RESEARCH SUPPORT, NON-U.S. GOV'T
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The incidence of squamous cell carcinoma of the oral tongue is rising in young non-smoking women: An international multi-institutional analysis.

Oral Oncology 2020 November
PURPOSE: Increasing evidence is accumulating for an alarming rising incidence of oral tongue SCC in a younger cohort, particularly in developed countries. The aim of this study is to analyse the change in incidence of OSCC in patients under the age of 45 in developed nations in the Asia-Pacific region.

PATIENTS AND METHODS: Population data was extracted from the Australian Cancer Incidence and Mortality 2017 database and National Registry of Diseases Office, Singapore to allow calculation of the incidence in the Australian and Singaporean populations. This was compared to multi-institutional data from four tertiary Australian institutions. The inclusion criteria were as follows: a) diagnosis of primary SCC of the mobile tongue; b) treatment with curative intent; c) complete histopathologic data; d) complete adjuvant treatment data; e) follow up data.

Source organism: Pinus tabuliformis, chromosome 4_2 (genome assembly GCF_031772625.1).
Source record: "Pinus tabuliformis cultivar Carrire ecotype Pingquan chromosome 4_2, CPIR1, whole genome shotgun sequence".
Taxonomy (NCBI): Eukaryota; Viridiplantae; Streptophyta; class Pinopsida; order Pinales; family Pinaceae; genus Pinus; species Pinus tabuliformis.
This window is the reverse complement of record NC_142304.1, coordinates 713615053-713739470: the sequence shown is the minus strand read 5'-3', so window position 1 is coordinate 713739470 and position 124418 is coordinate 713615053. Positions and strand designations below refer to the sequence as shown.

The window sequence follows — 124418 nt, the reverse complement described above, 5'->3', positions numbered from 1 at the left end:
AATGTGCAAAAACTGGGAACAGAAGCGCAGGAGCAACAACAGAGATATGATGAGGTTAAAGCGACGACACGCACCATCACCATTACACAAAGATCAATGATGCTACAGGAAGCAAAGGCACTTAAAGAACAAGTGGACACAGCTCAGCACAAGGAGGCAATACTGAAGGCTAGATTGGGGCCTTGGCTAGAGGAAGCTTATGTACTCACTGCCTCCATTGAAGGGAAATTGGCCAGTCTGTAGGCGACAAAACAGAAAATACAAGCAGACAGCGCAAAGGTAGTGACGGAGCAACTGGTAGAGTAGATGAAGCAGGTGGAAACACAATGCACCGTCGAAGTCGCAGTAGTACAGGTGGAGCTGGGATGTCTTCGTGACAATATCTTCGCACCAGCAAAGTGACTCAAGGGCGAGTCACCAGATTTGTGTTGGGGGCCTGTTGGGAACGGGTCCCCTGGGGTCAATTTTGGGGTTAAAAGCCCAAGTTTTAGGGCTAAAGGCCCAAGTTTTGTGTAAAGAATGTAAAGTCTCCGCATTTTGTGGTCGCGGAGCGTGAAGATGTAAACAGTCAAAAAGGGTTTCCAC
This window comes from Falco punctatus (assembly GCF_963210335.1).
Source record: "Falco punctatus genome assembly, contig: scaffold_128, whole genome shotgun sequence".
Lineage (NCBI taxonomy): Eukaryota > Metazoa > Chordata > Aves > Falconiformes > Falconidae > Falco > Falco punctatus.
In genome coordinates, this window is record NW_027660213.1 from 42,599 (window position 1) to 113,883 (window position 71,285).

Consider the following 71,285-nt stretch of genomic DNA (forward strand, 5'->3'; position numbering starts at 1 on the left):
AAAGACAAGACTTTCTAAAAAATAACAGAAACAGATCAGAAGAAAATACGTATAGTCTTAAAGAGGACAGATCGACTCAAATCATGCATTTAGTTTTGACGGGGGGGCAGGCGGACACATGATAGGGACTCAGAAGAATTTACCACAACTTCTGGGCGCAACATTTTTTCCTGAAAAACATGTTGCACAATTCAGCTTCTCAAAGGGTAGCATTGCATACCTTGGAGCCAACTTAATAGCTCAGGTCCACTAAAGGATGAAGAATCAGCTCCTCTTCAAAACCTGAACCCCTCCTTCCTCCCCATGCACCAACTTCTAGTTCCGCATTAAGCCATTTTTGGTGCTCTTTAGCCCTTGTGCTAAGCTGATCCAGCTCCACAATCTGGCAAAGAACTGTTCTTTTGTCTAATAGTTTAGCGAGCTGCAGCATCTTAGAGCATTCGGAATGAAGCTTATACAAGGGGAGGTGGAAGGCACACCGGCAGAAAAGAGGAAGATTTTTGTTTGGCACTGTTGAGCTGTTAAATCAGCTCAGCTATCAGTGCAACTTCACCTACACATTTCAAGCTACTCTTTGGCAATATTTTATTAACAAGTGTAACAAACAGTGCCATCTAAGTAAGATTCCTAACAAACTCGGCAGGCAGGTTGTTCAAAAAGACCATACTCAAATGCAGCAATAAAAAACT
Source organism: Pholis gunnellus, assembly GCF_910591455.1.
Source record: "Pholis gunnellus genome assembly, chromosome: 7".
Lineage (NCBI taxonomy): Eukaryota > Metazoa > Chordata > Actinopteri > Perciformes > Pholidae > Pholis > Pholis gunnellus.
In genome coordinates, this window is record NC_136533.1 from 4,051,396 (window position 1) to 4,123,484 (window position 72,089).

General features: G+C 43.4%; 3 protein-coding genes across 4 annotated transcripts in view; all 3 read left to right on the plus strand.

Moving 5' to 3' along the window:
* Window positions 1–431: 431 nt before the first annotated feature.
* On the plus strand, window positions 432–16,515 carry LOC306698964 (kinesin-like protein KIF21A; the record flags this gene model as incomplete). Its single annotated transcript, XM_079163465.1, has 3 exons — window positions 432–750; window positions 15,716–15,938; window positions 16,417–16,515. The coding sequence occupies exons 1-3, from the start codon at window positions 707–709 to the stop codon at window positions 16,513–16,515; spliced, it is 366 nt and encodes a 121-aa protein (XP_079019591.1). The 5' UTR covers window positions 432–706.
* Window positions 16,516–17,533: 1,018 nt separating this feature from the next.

RESULTS: Analysis of ACIM data demonstrated that there was a significant increase in the incidence of tongue SCC in those under the age of 45 in the Australian and Singaporean populations (p < 0.001). When analysed for gender, the incidence of tongue SCC increased at a significantly higher rate in females than males (p < 0.001). Similarly, in the multi-institutional analysis including 1814 patients, the number of females under the age of 45 with tongue SCC significantly increased over time (p < 0.001), with the proportion of smokers in this cohort decreasing over time.

CONCLUSION: The incidence of tongue SCC is rising in young females in developed nations in the Asia Pacific region, in keeping with observed epidemiological trends worldwide.

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